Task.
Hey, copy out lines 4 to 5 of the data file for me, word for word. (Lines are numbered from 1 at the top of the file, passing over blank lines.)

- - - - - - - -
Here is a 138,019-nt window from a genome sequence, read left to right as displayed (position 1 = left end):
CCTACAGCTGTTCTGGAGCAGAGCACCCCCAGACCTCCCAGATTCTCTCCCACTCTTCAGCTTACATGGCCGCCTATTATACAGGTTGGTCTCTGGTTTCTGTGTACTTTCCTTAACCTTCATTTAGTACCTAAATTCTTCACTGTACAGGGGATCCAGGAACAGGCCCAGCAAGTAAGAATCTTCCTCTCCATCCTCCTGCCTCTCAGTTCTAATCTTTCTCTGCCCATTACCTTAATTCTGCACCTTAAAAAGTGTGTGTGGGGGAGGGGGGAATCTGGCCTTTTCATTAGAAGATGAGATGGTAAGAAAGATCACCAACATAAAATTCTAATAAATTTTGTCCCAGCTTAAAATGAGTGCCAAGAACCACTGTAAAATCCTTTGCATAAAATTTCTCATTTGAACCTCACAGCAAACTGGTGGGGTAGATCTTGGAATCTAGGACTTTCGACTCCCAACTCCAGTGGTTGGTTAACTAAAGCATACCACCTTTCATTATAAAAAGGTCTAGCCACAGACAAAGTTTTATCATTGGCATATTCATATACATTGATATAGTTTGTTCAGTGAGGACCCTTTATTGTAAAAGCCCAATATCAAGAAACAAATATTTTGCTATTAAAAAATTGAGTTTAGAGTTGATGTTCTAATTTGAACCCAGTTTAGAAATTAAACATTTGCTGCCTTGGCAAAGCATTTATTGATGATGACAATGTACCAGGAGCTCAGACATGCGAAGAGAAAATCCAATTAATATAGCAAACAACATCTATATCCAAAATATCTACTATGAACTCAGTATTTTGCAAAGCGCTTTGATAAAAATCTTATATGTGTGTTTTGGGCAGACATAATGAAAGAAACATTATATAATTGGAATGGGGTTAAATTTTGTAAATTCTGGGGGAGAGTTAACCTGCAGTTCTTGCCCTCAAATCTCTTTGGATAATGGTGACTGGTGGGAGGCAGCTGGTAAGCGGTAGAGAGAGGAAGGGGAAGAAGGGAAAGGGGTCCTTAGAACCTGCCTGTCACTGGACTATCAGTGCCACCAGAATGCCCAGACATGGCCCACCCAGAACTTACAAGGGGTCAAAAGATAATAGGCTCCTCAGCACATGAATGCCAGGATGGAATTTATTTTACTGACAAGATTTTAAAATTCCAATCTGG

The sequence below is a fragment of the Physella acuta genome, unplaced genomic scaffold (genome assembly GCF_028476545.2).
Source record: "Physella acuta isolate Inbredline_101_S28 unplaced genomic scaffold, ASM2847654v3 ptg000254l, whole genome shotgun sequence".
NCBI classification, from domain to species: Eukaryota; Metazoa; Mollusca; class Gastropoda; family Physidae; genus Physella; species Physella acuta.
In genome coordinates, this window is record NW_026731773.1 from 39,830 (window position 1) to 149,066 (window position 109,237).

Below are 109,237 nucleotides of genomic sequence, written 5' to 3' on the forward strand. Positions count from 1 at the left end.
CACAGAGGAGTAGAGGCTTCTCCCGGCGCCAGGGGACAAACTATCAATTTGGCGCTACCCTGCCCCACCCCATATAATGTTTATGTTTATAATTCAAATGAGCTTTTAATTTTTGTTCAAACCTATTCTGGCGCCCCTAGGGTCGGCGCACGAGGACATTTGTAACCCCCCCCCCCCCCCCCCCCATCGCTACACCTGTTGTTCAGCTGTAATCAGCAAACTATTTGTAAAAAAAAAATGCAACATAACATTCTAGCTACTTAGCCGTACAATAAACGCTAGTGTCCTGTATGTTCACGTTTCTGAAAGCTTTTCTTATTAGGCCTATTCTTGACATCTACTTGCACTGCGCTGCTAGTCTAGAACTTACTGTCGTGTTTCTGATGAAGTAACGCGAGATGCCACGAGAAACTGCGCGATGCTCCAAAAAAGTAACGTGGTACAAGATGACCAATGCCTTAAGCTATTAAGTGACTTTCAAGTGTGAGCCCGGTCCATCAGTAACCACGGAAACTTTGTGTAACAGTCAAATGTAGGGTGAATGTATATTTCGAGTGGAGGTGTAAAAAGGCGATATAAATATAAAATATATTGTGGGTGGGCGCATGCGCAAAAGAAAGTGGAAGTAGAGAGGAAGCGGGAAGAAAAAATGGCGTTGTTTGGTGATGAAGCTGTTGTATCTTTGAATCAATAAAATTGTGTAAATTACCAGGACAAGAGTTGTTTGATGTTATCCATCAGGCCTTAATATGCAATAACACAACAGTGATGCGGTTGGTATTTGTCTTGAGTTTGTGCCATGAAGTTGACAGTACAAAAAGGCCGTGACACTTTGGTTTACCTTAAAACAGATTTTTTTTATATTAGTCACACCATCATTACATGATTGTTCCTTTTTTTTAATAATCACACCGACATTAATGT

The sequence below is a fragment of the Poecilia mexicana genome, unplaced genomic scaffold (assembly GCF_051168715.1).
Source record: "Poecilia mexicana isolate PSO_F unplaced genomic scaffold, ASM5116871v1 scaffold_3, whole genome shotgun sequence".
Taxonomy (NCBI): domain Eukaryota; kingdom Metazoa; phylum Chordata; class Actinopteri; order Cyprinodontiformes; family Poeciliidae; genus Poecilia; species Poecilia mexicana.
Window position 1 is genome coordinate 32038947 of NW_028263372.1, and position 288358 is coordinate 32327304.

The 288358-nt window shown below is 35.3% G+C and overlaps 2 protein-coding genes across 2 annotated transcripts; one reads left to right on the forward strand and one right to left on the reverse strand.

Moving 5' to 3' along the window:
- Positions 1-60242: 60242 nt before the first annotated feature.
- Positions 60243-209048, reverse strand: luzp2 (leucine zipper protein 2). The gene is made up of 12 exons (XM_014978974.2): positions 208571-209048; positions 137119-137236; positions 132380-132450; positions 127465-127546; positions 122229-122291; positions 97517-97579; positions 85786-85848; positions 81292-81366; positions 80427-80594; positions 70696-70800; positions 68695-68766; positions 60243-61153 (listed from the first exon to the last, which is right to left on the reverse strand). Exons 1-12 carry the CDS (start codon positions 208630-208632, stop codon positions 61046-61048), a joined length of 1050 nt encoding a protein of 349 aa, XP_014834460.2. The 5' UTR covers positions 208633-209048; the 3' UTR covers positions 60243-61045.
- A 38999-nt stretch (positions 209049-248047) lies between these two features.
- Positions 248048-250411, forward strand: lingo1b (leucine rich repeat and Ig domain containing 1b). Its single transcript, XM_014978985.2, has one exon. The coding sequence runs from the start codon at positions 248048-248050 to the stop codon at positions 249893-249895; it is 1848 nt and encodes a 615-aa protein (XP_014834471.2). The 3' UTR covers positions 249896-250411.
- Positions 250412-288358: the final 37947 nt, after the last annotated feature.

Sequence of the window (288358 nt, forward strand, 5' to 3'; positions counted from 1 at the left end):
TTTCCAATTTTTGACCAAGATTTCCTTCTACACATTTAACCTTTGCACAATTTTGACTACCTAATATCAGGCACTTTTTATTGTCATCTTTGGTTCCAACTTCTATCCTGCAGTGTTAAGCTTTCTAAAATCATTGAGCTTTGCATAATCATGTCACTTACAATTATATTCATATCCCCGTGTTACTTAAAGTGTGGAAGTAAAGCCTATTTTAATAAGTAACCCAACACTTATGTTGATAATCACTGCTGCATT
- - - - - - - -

Source record: "Physella acuta isolate Inbredline_101_S28 unplaced genomic scaffold, ASM2847654v3 ptg000254l, whole genome shotgun sequence".
NCBI classification, from domain to species: Eukaryota; Metazoa; Mollusca; class Gastropoda; family Physidae; genus Physella; species Physella acuta.